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Friday, 30 August, 2002, 15:58 GMT 16:58 UK
Old fitter than the young

Research commissioned by the BBC reveals that the average young person in Britain spends less time in an average day engaged in physical activity than the average pensioner.

On the average day, Britons aged between 8 and 19 spent 1 hour and 15 minutes doing any form of physical activity, while Britons aged over 65 tended to be active for 1 hour and 40 minutes.

Weighing scales
Lack of exercise can lead to obesity
The gap is large enough to reflect a real difference in lifestyle between younger and older people.

The finding is based on time diaries kept by 5000 people covering a range of physical activities.

They include sports and exercise; walking dogs; physically active housework (such as vacuuming, moving furniture and many forms of DIY); productive exercise (such as turning soil in an allotment by hand or picking berries); and travel on foot or bicycle.

Big gap

Young people are more active on days when they are not in school, but even on these days, teenage boys are only as active as older men, and teenage girls are still less active than older women.

Teenagers don't do enough PE at school
On any given day, nearly 20% of Britons do no physical activity that lasts longer than 5 consecutive minutes.

While only 12% of people aged over 65 are this inactive, 22% of people aged between 8 and 35 did no exercise lasting at least 10 minutes in their day.

Though boys are more physically active than girls, after the age of 20, women tend to be more physically active than men.

At all ages, men spend more time than women playing sports, but women spend more time than men walking, cycling and doing physically active housework as adults.

Sports nation?

Diarists were asked if they had participated in any of 43 sports in the last four weeks.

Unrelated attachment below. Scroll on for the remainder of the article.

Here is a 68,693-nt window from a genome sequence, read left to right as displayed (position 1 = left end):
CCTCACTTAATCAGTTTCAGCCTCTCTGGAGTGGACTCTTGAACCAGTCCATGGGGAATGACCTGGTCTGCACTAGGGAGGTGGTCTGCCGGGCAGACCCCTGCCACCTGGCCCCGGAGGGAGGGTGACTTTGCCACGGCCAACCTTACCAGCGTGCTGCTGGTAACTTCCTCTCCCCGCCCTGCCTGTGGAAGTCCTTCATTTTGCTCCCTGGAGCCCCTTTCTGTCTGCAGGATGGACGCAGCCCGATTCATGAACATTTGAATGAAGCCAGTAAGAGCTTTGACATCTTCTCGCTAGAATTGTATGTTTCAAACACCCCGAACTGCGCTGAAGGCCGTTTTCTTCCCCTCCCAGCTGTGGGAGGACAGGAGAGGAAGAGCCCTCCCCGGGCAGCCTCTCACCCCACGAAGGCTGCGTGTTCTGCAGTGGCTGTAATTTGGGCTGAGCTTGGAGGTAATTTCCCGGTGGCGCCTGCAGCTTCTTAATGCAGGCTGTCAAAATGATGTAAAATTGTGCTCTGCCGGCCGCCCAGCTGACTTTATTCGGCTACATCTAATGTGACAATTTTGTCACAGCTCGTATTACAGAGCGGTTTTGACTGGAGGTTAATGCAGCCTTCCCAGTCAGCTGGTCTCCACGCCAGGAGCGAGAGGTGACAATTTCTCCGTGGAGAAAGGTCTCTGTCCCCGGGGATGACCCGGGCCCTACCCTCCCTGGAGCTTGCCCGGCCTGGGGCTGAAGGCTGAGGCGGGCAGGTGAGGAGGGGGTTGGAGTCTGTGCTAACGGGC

Over half of Britons said they played some sports on at least a monthly basis.

Nevertheless, approaching half of the sample - 42% - indicated that they had not participated in any sport, not even keep fit exercises, over the last four weeks.

People who say they almost always feel rushed are less likely to participate in sports during a month than people who only occasionally feel rushed.

Yet people who seldom or never feel time pressured are even less likely than those who always feel rushed to participate in sports.

Internet effect

More curiously, people who have access to the internet at home are more likely to participate in sports than those who do not have internet access at home.

The association holds across the age groups, and is particularly large for people in the older working age groups.

The diary data only show the time which people are active, but not the intensity of exercise or the number of calories people burn while doing exercise.

Even so, young people naturally have more potential energy to spend than pensioners.

People's lifestyle choices in youth can significantly influence their chances of health in older age.

Young people who lead a sedentary lifestyle face greater risks of obesity and health problems in later life.

This study is based on the National Survey of Time Use conducted by the Office for National Statistics which was released earlier this year. It used a random national sample of around 5,000 households. All people aged 8 and older in these households were asked to keep a diary of their activities over two randomly selected days, one week day and one weekend day.

See also:

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